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Augmented reality gaming glasses startup CastAR has raised $15 million in funding from Android creator Andy Rubin.

The money from Rubin’s Playground Global investment firm brings a variety of benefits, including office space and technical know-how, said David Henkel-Wallace, the chief executive of Mountain View, Calif.-based CastAR, in an interview with GamesBeat.

CastAR has a lot of competition, from Google (which might one day create a new version of its Google Glass project) to Magic Leap, an augmented reality company in Florida with a lot of funding from Google. It will also likely compete with virtual reality companies (which provide goggles that are more immersive because they put you inside virtual worlds) like Facebook’s Oculus VR. But Rubin’s investment brings a very important ally into CastAR’s camp, as Rubin has a lot of money as well as a ton of connections in the tech world.

“One thing you look for investors is what kind of network they have,” Henkel-Wallace said. “It’s really a different kind of firm. They’re very focused on hardware businesses, and they have a model where they’re kind of an incubator. We just closed this deal and we’re already finding them useful.”


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CastAR wand

Above: CastAR wand

Image Credit: CastAR

CastAR was born as Technical Illusions in the greater Seattle area. It was started as a research project by Valve technologists Jeri Ellsworth and Rick Johnson to build augmented-reality glasses, or ones that can overlay animations and other imagery on top of the real world. Valve decided not to pursue the project, so Ellsworth and Johnson spun out as Technical Illusions. They raised $1 million in funding on Kickstarter in November 2013. Now they’ve moved to Silicon Valley and renamed the company as CastAR.

The CastAR glasses can project 3D holographic images in front of your eyes so that you can either feel like you’re seeing a virtual layer on top of the real world, or you can feel like you’re immersed inside a game world. It works with glasses and a reflective sheet-like material called “retro-reflective.” While you could theoretically use the reflective sheets to animate an entire room, CastAR has decided to focus on using smaller sheets for tabletop gaming.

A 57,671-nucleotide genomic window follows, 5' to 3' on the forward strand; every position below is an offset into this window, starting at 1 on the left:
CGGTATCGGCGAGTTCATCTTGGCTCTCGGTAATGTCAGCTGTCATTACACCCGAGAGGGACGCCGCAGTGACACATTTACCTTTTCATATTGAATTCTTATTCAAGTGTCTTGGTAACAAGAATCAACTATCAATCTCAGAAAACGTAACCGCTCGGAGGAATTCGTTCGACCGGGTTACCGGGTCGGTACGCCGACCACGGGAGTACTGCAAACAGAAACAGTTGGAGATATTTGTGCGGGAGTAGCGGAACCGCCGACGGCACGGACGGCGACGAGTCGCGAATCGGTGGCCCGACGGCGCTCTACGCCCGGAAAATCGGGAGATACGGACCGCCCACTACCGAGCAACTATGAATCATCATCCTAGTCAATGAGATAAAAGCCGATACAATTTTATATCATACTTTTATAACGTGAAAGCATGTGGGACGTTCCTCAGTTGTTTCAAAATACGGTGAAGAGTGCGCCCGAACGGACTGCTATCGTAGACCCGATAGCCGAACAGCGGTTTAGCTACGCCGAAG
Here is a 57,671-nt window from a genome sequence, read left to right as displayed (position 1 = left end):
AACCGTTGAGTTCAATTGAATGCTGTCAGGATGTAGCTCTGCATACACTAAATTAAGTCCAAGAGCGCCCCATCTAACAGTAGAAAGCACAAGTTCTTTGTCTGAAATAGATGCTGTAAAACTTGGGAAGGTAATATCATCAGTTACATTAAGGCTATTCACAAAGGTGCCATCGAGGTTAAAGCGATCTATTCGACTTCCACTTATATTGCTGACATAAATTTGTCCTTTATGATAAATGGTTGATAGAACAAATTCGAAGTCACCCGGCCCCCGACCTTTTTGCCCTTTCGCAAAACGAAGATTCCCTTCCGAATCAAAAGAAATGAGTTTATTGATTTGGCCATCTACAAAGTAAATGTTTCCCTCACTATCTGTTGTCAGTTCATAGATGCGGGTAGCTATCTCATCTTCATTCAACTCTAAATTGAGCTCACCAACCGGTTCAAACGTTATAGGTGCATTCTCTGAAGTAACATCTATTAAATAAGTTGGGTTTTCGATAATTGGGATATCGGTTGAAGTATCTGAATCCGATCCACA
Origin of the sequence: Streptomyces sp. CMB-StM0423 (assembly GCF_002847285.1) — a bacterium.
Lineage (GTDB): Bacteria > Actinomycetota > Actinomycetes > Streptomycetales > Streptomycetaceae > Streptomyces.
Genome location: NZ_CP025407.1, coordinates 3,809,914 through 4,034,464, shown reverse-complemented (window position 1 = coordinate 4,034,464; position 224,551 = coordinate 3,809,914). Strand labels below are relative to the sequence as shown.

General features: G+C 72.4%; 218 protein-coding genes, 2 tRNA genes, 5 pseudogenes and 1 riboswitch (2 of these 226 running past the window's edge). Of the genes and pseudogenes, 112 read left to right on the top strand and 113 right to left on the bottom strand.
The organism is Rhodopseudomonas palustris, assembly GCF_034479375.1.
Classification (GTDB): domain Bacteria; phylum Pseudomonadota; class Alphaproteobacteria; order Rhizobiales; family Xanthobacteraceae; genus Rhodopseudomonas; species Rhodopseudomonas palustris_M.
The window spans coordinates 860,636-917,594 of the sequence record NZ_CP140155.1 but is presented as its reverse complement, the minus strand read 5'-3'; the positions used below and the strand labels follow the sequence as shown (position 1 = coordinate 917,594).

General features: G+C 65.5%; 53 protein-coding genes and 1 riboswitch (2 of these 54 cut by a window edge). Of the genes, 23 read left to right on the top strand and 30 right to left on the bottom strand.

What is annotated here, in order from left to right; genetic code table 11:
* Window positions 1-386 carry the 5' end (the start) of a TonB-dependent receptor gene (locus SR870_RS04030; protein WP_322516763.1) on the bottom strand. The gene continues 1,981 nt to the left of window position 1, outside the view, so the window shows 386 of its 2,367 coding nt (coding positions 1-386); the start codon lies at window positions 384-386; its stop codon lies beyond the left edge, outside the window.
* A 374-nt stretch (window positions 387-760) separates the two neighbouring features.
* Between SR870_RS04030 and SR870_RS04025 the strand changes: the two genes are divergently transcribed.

This week, I talked with Henkel-Wallace in San Francisco and got a fresh demo with a prototype of the glasses. In a demo inspired by the old Marble Madness game, I was once again able to move around a marble through a landscape by tilting my head. I found it very easy to control things in the virtual world, but I could also see everything happening around me the because the glasses don’t obstruct your view of the real world. The imagery was quite sharp.

I also used a “wand” with the glasses to play a Jenga game. I used the wand to slice the bricks.

“We thought Jenga would be more fun with a lightsaber,” Henkel-Wallace said. “This is what we mean by fun. We forget the pleasure of frivolity. My girlfriend’s kids stand on the table when they play. We want to go back to fun.”

I also was able to look at a chess game that resembled the battle chess game in the original Star Wars movie. I could touch creatures with the wand and knock them off the table into a lava pool below. The graphics were crisp, and the field of view had no limitations, in contrast to Microsoft’s HoloLens holographic glasses, which have a more limited 20-degree field of view.

The new round of funding will be used to drive forward business and continue product development efforts as the company looks to drive adoption among tabletop and interactive game developers. Henkel-Wallace said you can imagine a tabletop battle where part of the battlefield is occluded by “fog of war” because your troops haven’t discovered an area yet. CastAR is also focusing its attention on attracting engineering, business, and design talent as it works towards a 2016 commercial launch.

“Among all the confusion about what separates AR from VR, what’s lost is fun,” said Henkel-Wallace. “People want a simple, accessible, fun solution that they can just pick up and play with their friends, without dealing with a bulky, uncomfortable headset, much less being tethered to a big computer. Our goal is to see CastAR on store shelves across North America, aligned with some recognizable brands in tabletop and interactive gaming. Playground’s support will help us get there.”

The company has just 11 people, but it plans to hire more now that it has funding.

“I was really intrigued by David, Jeri, and Rick’s approach to tackling the problem of how to drive mainstream adoption of AR,” said Rubin, the former Google executive and now managing director at Playground Global, in a statement. “They’re the only company I found to be simplifying the utility and application of augmented and virtual reality technology into a fun, accessible, and portable system that will wow kids and adults alike.”

Henkel-Wallace said that the pricing isn’t available yet, but it will be targeted at consumers.

“A $1,000 gaming PC to go with your lenses isn’t a consumer product,” Henkel-Wallace said.

CastAR demo, visualized to show what you see with the augmented reality glasses.

Above: CastAR demo, visualized to show what you see with the augmented reality glasses.

Image Credit: CastAR

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